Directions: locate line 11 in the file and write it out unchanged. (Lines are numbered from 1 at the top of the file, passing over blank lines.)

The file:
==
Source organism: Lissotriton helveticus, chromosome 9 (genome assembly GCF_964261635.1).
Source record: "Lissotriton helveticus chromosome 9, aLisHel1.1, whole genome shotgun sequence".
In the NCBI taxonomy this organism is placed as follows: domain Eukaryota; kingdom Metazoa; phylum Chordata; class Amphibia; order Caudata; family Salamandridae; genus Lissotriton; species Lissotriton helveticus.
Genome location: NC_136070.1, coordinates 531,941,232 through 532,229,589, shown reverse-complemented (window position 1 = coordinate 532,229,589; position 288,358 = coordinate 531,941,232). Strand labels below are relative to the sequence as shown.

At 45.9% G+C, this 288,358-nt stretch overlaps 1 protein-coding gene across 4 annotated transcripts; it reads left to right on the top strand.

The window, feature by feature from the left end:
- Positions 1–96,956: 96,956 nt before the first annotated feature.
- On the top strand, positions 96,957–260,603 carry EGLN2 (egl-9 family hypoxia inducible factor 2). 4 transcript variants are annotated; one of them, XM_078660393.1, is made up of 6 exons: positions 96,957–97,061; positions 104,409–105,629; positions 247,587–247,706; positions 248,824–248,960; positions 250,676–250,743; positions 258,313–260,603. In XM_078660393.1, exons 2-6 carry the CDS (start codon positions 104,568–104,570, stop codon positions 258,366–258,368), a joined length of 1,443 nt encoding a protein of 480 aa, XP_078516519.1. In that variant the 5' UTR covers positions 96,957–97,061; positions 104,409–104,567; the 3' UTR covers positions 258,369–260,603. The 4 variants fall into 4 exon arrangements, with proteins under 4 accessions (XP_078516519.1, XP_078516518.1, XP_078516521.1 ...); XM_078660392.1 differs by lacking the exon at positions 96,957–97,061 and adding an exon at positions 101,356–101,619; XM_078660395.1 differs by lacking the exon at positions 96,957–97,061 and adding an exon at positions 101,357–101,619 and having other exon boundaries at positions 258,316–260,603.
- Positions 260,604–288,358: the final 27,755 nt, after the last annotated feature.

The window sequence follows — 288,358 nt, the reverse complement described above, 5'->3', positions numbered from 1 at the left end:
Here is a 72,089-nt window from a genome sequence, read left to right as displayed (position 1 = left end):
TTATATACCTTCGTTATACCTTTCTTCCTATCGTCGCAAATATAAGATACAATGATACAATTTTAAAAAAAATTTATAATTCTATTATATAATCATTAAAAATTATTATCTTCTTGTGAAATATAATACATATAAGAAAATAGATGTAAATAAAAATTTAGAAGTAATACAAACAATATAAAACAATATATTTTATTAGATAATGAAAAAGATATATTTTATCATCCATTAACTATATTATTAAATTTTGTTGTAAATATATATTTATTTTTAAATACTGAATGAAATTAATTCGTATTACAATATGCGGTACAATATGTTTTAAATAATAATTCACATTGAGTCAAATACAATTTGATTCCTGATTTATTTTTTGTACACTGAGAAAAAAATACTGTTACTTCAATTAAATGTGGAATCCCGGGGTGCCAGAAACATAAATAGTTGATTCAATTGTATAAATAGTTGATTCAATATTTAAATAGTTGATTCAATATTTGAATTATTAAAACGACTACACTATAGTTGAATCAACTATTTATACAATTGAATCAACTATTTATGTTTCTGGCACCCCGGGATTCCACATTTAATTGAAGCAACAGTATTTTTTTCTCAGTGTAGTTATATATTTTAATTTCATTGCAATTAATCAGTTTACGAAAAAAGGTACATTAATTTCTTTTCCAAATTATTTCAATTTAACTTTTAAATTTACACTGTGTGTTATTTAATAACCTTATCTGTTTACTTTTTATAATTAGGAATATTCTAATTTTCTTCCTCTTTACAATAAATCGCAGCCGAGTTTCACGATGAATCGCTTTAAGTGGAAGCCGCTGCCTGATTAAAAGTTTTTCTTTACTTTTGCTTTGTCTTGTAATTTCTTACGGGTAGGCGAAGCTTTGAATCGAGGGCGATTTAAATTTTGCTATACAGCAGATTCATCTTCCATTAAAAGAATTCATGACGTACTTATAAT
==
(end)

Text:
Here is a 72,089-nt window from a genome sequence, read left to right as displayed (position 1 = left end):